Public radio broadcasts of news, sports, and entertainment began in the 1920s, but the first car radios did not appear until the '30s. This early example, built for Oldsmobile, has a main case, packed with tubes, and a separate speaker. Of course, early radio was strictly AM and mono.
Chevy's 3000 Series pickup trucks could be had with load ratings from a half to a full ton, and six-cylinder engines ranging from 3.5 to 4.3 liters. And these work vehicles could also be equipped with a radio.
The hardtop Coupe de Ville lacks B-pillars, giving it an open-air feeling in the cabin. Under the hood sits a 5.4-liter V-8 using overhead valves, a GM engine innovation. Being a Cadillac, it got the latest technology, including power windows and, of course, a radio.
Like the Chevy truck radio, the SST has a boxy design, with a single speaker sitting below the controls and tubes packaged inside. Befitting the Cadillac's upscale interior, this radio features chrome dials and bezel.
The Oldsmobile 88 is legendary for its styling, and the 1958 model is a prime example. This Super 88 Coupe featured a 6.1-liter V-8 producing 300 horsepower. As a unique feature, the 88 was offered with a removable radio.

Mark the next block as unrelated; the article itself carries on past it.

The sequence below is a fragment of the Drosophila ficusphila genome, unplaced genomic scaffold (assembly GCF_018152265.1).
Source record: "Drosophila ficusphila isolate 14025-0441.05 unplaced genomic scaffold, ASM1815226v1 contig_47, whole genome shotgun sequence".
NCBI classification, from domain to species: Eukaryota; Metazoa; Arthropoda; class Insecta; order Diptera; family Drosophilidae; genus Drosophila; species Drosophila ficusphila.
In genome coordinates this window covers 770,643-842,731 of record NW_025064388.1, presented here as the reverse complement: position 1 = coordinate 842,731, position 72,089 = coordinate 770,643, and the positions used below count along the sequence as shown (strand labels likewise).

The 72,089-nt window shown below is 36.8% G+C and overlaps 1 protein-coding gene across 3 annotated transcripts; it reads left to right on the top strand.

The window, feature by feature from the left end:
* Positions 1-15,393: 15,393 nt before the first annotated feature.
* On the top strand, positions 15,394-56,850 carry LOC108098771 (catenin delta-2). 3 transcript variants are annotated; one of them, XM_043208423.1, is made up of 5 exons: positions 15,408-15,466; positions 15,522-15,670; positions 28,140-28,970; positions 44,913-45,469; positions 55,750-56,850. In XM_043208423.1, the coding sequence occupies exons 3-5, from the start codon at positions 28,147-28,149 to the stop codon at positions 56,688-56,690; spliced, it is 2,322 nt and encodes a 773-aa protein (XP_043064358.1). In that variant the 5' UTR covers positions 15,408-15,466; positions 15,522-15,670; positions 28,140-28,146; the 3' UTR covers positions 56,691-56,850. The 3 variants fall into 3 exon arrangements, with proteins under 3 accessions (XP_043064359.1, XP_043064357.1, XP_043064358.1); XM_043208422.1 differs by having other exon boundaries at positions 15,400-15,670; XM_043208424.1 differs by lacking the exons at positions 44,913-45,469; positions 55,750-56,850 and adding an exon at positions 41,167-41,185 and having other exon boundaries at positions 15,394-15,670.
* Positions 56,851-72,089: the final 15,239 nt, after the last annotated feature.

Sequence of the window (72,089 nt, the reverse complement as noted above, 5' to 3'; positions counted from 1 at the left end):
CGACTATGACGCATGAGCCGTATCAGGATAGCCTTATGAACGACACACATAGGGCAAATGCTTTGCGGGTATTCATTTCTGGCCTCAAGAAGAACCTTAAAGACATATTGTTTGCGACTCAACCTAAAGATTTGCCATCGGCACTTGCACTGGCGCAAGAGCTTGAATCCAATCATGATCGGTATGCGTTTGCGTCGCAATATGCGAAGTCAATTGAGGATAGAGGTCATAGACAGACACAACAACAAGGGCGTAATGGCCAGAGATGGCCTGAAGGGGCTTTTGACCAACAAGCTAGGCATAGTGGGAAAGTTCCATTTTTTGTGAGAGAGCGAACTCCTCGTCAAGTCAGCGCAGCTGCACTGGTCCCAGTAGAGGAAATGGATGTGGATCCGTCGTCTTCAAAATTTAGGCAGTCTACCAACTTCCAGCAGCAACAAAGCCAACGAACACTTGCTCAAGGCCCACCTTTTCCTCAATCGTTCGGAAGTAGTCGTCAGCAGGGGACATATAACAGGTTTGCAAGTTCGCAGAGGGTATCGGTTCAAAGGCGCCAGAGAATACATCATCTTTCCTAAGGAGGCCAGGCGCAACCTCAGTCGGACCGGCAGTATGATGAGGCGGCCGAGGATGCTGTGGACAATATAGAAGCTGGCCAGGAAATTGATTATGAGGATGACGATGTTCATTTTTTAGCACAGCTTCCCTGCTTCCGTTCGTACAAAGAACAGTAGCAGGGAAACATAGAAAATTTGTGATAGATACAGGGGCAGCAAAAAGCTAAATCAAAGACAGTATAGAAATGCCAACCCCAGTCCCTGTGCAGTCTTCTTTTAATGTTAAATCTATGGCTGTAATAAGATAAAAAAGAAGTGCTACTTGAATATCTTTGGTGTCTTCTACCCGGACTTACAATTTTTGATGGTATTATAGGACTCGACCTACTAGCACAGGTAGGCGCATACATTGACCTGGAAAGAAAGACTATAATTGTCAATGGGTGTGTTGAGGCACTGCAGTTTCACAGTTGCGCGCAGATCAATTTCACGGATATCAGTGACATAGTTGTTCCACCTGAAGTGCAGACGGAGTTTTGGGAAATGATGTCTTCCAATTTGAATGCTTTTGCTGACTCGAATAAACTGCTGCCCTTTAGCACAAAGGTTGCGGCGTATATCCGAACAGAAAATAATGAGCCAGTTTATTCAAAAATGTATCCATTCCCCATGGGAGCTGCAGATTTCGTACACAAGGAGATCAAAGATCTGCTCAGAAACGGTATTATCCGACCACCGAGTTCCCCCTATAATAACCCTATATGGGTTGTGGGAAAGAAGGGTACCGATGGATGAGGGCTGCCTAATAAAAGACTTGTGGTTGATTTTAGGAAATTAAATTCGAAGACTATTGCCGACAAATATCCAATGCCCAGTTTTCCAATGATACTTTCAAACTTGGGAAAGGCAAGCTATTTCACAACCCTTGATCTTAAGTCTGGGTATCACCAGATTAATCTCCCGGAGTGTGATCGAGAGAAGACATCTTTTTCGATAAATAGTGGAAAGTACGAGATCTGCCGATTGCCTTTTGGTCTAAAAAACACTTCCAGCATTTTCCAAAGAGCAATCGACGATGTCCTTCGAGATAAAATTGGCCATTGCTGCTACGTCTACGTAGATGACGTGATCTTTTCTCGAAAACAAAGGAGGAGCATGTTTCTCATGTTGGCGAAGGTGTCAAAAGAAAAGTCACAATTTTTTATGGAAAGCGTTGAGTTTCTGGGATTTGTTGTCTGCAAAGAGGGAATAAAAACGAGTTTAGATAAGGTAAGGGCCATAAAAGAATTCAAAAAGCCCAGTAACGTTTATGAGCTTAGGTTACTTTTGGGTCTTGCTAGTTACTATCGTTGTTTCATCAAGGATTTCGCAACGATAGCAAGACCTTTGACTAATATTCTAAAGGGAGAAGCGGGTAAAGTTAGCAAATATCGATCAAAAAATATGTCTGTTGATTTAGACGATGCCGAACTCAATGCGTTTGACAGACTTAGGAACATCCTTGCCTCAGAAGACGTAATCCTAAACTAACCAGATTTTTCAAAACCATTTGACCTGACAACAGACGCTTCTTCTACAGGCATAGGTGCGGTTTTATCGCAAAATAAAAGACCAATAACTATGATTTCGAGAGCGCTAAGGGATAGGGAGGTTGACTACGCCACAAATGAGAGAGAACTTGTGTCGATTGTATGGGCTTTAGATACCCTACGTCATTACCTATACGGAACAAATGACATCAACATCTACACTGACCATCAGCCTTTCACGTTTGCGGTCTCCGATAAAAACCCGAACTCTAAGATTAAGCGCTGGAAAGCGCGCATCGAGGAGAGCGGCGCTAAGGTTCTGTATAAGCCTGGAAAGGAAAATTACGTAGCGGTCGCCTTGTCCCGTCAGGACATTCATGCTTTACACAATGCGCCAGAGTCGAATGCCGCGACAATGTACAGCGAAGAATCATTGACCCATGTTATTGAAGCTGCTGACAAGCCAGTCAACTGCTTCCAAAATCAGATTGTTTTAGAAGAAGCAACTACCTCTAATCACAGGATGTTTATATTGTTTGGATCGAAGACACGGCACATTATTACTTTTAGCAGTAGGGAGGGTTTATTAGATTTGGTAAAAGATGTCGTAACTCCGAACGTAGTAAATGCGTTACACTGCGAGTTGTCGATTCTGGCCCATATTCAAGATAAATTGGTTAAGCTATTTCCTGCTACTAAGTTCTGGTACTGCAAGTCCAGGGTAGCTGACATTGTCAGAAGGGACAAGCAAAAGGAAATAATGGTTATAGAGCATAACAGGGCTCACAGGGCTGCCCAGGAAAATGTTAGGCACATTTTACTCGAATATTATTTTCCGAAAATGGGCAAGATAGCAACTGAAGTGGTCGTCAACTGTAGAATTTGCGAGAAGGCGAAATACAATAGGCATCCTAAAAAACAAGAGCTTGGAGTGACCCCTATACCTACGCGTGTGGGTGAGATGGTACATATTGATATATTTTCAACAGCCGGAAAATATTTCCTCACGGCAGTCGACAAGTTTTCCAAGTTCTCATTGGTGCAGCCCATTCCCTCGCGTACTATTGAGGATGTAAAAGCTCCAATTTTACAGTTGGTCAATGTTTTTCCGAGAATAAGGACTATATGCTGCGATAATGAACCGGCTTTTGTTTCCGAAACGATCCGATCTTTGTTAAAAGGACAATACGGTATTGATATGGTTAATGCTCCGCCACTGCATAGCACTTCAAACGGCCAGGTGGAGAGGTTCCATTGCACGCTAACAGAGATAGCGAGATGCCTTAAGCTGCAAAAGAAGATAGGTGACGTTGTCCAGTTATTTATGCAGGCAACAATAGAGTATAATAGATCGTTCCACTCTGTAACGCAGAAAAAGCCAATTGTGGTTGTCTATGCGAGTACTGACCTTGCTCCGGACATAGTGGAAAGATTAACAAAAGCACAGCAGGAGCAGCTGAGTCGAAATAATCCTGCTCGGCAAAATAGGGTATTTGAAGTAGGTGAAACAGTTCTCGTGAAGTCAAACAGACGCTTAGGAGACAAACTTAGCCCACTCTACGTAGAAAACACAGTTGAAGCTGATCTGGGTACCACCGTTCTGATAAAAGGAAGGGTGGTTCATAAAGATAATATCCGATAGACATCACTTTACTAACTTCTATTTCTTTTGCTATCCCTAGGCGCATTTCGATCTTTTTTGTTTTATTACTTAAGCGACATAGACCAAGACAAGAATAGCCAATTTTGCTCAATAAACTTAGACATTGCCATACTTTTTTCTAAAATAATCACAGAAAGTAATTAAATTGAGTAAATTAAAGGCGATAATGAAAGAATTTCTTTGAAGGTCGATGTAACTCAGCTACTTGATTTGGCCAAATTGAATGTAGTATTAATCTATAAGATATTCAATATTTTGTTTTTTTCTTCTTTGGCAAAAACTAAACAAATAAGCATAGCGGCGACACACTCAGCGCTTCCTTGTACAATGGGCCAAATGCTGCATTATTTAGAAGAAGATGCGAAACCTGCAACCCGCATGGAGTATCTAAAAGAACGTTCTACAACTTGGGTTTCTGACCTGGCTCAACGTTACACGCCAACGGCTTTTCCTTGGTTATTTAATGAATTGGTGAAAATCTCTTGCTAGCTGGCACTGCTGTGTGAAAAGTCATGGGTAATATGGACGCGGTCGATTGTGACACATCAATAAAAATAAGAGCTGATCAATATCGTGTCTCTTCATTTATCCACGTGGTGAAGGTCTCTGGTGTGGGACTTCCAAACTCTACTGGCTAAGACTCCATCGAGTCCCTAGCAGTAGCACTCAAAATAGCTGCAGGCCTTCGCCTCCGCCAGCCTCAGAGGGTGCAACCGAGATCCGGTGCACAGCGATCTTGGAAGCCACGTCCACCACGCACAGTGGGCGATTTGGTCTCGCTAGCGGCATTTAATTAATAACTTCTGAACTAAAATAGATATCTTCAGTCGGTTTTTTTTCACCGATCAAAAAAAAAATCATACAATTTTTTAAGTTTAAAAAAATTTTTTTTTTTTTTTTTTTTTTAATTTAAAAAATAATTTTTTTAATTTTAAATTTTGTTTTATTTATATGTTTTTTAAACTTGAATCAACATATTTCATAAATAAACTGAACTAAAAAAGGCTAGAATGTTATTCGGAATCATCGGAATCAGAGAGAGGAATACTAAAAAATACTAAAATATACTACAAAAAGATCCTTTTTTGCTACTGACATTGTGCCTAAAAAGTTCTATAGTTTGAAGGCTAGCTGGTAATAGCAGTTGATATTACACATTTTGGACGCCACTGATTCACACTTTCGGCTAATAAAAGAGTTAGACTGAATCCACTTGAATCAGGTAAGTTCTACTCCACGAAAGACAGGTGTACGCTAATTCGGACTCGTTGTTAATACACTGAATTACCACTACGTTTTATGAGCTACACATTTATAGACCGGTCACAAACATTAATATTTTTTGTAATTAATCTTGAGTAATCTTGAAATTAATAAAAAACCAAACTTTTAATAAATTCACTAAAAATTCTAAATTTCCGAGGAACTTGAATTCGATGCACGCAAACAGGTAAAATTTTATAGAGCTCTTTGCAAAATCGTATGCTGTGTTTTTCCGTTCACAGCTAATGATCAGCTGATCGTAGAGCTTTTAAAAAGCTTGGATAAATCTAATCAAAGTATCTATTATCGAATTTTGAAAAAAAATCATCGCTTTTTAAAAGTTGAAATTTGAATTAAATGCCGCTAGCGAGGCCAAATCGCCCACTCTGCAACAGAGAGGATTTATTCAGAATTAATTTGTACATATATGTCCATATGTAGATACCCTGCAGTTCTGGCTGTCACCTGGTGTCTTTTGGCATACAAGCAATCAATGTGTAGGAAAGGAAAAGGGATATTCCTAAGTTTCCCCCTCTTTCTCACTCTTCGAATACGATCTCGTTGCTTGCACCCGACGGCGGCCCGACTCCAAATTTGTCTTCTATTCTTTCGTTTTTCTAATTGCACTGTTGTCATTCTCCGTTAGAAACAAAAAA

The radio for the Oldsmobile 88 is called Trans-Portable because it could be removed from the dashboard and used as a portable. The development of transistors allowed a smaller unit size, which in turn made it easier to carry around than the older tube radios.
The Riviera entered production as a new model in 1963, and heralded a new era in automotive design. Buick offered it with a 6.6-liter V-8, good for 340 horsepower. By this time, radios came as standard equipment in cars.
Moving up a few decades, into the age of the crossover, Chevy has the new Traverse. Unlike the previous models shown here, the Traverse uses front-wheel-drive architecture. Although only displacing 3.6 liters, its V-6 produces 288 horsepower, a testament to engine innovation. The Traverse also comes among recent innovations in connected cars.
The new Connected Radio developed by Delphi for GM includes a color touch screen and MyLink, letting it connect to smartphones. It integrates apps such as Pandora, letting drivers listen to customized radio stations delivered over a digital data stream.
Rear-seat entertainment is not a new concept. Delphi's new Silicon Valley lab includes this rare example of a rear-seat television, implemented in the 1960s. Whether due to cost or poor reception, this technology didn't catch on.